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I have just installed a large "dogbone" loop ,using LGB #16050 turnouts with an electric #12010 style switch mach. I would like to let the train run into the loop and then "runthrough" the LGB switch coming out of the loop. I just want the train to run into and out of each loop without having to throw a switch machine or manually throwing a DPDT switch to reverse the polarity. The problem is reversing the polarity when the train is in the loop. I have tried using an Atlas "Snap Relay", but so far I have only fried it! I tried using a momentary micro switch, but the relay will not throw unless it is powered and then touching the mico switch. The train will activate the micro switch, but my problem is powering the snap relay without burning it out. Thanks in advance for any help.
Mike McILwaine
 

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Your easiest solution would be the LGB reverse loop track set. It comes with two sections of track. Each section has its purpose. Both sections are placed inside of the loop. In your case you will need two sets. They can be had on Ebay from time to time. If you have LGB's book "The World Of LGB", it explains reverse loop[s in great detail. Even I can understand the three different ways they give to build a reverse loop for analogue layouts. If you don't have a good relationship with electronics, like me, this book will be your bible.
 

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I would suggest you try this set up - the original comes from Maarten in the Netherlands.
You need reeds between the rails and a magnet attached underneath the loco to automate everything.

Big picture but at least you can see the electrical connections clearly

Knut
 

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Posted By Madman on 22 Aug 2009 04:43 PM
Your easiest solution would be the LGB reverse loop track set. It comes with two sections of track. Each section has its purpose. Both sections are placed inside of the loop. In your case you will need two sets. They can be had on Ebay from time to time. If you have LGB's book "The World Of LGB", it explains reverse loop[s in great detail. Even I can understand the three different ways they give to build a reverse loop for analogue layouts. If you don't have a good relationship with electronics, like me, this book will be your bible.


That LGB track set requires that one manually reverses the direction switch on the throttle while the train is in the reverse loop.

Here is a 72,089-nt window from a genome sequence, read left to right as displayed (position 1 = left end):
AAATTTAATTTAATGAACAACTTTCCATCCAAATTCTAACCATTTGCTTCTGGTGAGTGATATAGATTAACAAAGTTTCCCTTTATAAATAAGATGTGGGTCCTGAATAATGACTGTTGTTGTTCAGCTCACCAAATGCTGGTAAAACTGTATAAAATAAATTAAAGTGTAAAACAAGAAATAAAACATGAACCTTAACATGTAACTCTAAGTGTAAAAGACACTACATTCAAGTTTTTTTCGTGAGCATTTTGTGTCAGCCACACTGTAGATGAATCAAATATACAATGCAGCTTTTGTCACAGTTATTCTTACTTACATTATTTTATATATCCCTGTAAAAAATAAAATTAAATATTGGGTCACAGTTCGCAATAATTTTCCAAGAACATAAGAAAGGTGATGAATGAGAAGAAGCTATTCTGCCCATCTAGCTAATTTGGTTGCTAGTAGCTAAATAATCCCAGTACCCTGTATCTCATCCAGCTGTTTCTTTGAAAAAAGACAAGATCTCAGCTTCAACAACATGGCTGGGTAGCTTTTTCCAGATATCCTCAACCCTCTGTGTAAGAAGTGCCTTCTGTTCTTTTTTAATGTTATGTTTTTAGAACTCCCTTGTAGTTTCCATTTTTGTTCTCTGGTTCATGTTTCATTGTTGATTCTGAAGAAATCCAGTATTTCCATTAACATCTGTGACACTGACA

It's very simple and effective but doesn't provide the fully automated operation requested.
 

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Posted By lownote on 22 Aug 2009 04:55 PM
It's things like this that make me think about going to DCC. A DCC system will do reverse loops automatically with no additional wire whatsoever.

Sorry - that is not quite true.

With a DCC reverse loop module you still need at least four wires, granted a lot fewer than wiring the switch machines, but no "no additional wires whatsoever"
But one really only does the wiring once - so I don't ree it as such a big deal.

DCC reverse loop modules have their own problems.
Most of them depend on the wheels of the loco creating a short-circuit which then triggers the DCC reverse loop module. Depending on the way the short is detected (voltage drop or current increase) and the switching time of the module, this can cause problems over time.
A number of new DCC reverse loop modules like the Massoth one for instance, now also provide the option to use reed switches and magnets to control the reverse loop module. That eliminates the short-circuit detection problem.


What I haven't seen in Large Scale yet (although it's popular in some smaller scales) is to use a double insulated gap in the rail as the trigger mechanism. That would eliminate the need for magnets and reed switches.

Knut
 

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This is something I came up with in dispute of the falicy that the train always has to go through the reverse loop in the same direction. This can be used with manual or electric turnouts and the trains alternate directions each time they go through the loop. The relays and power supply can be any voltage, just so they are matched. A magnet is placed under the engine. Note that while the schematic shows five 4pdt relays, only two are 4pdt and the others can be spdt.